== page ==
This week, Food Tank is asking for your recommendations and suggestions for the World Food Prize. The Prize is asking for nominations for the 28th annual World Food Prize to be announced later this year. The prize awards US$250,000 to a laureate who has “improved the quality, quantity, or availability of food in the world.”
We would like you, our Food Tank readers and sustainers, to suggest who you think should be the winner! We also have some of our own suggestions:
Consider Edward Mukiibi. Mukiibi was recently appointed Vice-President of Slow Food International. Mukiibi’s work to reignite a taste for indigenous and traditional foods in Uganda and his work on the Thousand Gardens in Africa project are helping cultivate the next generation of agricultural leaders. Youth who look at agriculture—not as something they’re forced to do—but something they want to do because they see economic and intellectual opportunity in the food system.
Or Frances Moore Lappe, who has spent most of her life fighting for food justice. Her seminal book, Diet for a Small Planet, inspired a whole generation of food activists and in 1975, she co-founded Food First, the Small Planet institute, and the Small Planet Fund in 2001. She also has authored more than 18 books, including Hope’s Edge, with her daughter Anna Lappe, a food expert and activist in her own right.
How about Dr. Norman Uphoff? Uphoff is the Acting Director of the Cornell Institute of Public Affairs and former director of the Cornell International Institute for Food, Agriculture, and Development from 1990-2005. Uphoff was raised on a Wisconsin dairy farm and has been a consultant for the World Bank, the U.N. Food and Agriculture Organization (FAO), the Consultative Group on International Agricultural Research (CGIAR) and many other agencies for over 40 years. He is an expert on strategies for sustainable and rural development, and leads the Cornell University initiative on the System of Rice Intensification.
Or Stephen Ruvuga, the head of Mtandao wa Vikundi vya Wakulima Tanzania (MVIWATA), a farmers organization which is part of La Via Campesina. MVIWATA works to mobilize small-scale farmers in Tanzania, who are often not recognized for their important role in food and income security, nutrition, and environmental stewardship.
Consider the scientist, Vandana Shiva. Her road to ecological sustainability began in the 1970s as part of the Chipko movement, a campaign to protect trees. In 1982 Shiva founded the Research Foundation for Science, Technology, and Ecology (RFSTE), which focuses on biodiversity conservation. And nine years later, she founded Navdanya to protect seed diversity. Shiva has authored 13 books and over 300 publications. An outspoken advocate for ecological sustainability and conservation she has received more than 15 awards for her contribution to the field.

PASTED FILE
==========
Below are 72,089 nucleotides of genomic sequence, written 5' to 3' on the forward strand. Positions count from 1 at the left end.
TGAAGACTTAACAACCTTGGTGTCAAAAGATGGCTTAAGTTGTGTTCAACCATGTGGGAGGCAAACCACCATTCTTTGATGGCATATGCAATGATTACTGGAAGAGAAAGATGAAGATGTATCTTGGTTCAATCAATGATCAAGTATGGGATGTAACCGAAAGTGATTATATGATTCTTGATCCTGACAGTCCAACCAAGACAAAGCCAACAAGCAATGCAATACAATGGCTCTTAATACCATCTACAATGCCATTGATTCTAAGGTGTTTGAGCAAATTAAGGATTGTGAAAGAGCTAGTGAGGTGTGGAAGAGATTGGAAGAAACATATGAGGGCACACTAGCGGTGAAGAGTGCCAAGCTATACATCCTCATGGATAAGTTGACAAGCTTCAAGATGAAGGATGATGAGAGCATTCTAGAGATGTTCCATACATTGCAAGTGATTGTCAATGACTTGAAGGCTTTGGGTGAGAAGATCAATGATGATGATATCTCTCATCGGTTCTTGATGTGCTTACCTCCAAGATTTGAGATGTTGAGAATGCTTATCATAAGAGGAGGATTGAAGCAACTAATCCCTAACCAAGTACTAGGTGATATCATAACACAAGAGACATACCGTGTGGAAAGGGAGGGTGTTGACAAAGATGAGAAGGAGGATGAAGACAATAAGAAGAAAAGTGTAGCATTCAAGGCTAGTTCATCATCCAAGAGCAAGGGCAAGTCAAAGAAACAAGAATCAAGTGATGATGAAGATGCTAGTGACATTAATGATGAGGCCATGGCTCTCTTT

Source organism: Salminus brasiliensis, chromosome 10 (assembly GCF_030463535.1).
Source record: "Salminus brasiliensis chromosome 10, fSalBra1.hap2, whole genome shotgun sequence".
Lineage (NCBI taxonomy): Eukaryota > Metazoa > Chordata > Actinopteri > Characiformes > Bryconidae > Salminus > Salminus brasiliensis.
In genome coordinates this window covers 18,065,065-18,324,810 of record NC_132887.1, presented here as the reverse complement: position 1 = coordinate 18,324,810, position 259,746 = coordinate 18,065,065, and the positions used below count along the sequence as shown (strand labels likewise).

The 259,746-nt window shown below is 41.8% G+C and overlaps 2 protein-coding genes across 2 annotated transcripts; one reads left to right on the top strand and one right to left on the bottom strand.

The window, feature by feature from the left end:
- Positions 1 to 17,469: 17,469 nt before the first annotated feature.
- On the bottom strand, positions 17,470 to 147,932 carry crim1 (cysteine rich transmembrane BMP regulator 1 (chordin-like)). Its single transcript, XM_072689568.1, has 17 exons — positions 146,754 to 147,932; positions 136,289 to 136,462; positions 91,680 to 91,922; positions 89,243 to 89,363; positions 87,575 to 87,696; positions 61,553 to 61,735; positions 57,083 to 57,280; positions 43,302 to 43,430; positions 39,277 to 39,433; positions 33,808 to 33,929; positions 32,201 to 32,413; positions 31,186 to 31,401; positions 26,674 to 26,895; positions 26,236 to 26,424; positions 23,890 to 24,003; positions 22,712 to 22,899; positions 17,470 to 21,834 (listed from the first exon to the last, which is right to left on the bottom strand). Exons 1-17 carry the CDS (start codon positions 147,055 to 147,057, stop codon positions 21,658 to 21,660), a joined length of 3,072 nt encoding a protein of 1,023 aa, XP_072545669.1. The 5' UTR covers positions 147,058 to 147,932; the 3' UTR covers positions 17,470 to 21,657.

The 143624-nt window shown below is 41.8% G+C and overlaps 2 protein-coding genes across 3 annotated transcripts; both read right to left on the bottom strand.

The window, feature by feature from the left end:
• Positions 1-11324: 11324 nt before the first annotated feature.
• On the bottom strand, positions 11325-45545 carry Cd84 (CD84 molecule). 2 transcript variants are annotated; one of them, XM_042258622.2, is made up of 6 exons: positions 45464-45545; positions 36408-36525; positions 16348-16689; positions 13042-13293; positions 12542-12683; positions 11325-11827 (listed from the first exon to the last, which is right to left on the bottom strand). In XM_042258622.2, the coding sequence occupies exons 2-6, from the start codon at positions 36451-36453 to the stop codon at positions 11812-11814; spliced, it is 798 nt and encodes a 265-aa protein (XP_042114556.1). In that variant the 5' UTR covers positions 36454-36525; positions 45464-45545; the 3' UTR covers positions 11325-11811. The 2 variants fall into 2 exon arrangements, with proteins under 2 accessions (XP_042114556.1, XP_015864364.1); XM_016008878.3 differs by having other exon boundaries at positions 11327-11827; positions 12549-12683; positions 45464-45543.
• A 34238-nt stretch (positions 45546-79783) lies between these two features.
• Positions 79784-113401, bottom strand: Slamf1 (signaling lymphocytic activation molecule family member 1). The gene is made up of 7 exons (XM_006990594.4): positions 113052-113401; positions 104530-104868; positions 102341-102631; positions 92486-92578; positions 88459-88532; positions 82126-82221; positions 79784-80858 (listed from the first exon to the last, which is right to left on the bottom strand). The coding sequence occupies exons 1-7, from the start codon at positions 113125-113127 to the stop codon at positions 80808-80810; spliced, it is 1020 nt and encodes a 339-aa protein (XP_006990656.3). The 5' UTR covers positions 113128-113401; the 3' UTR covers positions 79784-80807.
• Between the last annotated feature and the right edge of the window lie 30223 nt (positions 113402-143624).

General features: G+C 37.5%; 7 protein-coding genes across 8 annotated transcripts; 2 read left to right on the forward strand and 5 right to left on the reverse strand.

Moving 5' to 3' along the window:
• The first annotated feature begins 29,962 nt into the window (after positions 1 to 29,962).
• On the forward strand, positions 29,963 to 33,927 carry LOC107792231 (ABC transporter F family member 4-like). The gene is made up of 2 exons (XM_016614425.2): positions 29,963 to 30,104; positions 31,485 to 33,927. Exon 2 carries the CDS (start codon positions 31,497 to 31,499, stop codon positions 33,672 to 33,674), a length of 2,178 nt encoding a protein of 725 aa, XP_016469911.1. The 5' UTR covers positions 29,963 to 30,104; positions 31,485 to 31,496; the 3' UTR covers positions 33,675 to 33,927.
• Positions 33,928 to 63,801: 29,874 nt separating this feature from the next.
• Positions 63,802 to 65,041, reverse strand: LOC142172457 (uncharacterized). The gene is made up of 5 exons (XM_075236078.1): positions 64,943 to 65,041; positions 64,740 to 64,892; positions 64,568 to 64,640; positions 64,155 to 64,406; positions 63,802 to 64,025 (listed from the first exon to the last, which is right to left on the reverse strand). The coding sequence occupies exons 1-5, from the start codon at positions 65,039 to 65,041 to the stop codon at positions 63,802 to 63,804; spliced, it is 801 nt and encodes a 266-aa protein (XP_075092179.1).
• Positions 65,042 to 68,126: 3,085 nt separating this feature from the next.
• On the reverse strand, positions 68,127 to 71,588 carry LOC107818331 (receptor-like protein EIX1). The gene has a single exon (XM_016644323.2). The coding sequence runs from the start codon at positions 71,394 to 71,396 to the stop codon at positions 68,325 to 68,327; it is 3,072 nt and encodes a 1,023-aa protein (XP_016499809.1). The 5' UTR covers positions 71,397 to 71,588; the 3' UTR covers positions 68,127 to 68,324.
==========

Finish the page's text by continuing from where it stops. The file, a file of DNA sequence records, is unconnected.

Or Lester Brown, whose passion for agriculture began on a farm in New Jersey with no running water or electricity. In 1963, Brown published Man, Land, and Food, the first comprehensive projection of world food, population, and land resources to the end of the century. In the 1970s, Brown helped pioneer the concept of sustainable development, earning 26 honorary degrees and a MacArthur Fellowship. He is currently the Founder and President of the Earth Policy Institute. Brown has authored over 50 books on global environmental issues.
How about Riya Sinha? Sinha is a botanist who has worked with the Honey Bee Network for more than ten years. The Network is present in more than 75 countries and believes that a sustainable system must be both just and fair, the organization has documented over one million ideas, innovations, and traditional practices. An advocate of natural resource management and grassroots innovation, Sinha is the Chief Innovation Officer for the National Innovation Foundation in Ahmedabad, India and Governing Board Member at the Grassroots Innovation Augmentation Network (GAIN).
We’re also in awe of Dr. Tewolde Berhan Gebre Egziabher from Ethiopia who is one of Africa’s strongest advocates and defenders of community and environmental rights. Dr. Tewolde serves as General Manager of the Environmental Protection Authority of the Ethiopian Government and as a board member of the International Forum on Globalization in the U.S. He has pioneered drafts of laws on biosafety and community rights. In 2000, Dr. Tewolde was awarded the Right Livelihood Award for preserving biodiversity and the traditional rights of farmers and communities.
In addition to seeking nominations for the World Food Prize, the Howard G. Buffett Foundation is working with the World Food Prize Foundation to recognize global leaders, under 40, who are changing the food system.
The 40 Chances Fellowship Program will fund four Fellows with the most innovative social enterprise plans that incorporate principles from the book 40 Chances: Finding Hope in a Hungry World — roots, bravery, lessons, challenges, and hope — and address issues of hunger, poverty, or conflict. The application for the 40 Chances Fellow program is open until May 31st and can be found here.
The World Food Prize will be presented in mid-October at the Laureate Award Ceremony hosted by the World Food Prize Foundation in Des Moines, Iowa. The criteria for the nominations can be found here and the submission form can be found here. The deadline for nominations is June 30th.
Who has made an exceptional, significant, individual achievement in transforming the food system? Food Tank wants to know–please share your nominations with us!
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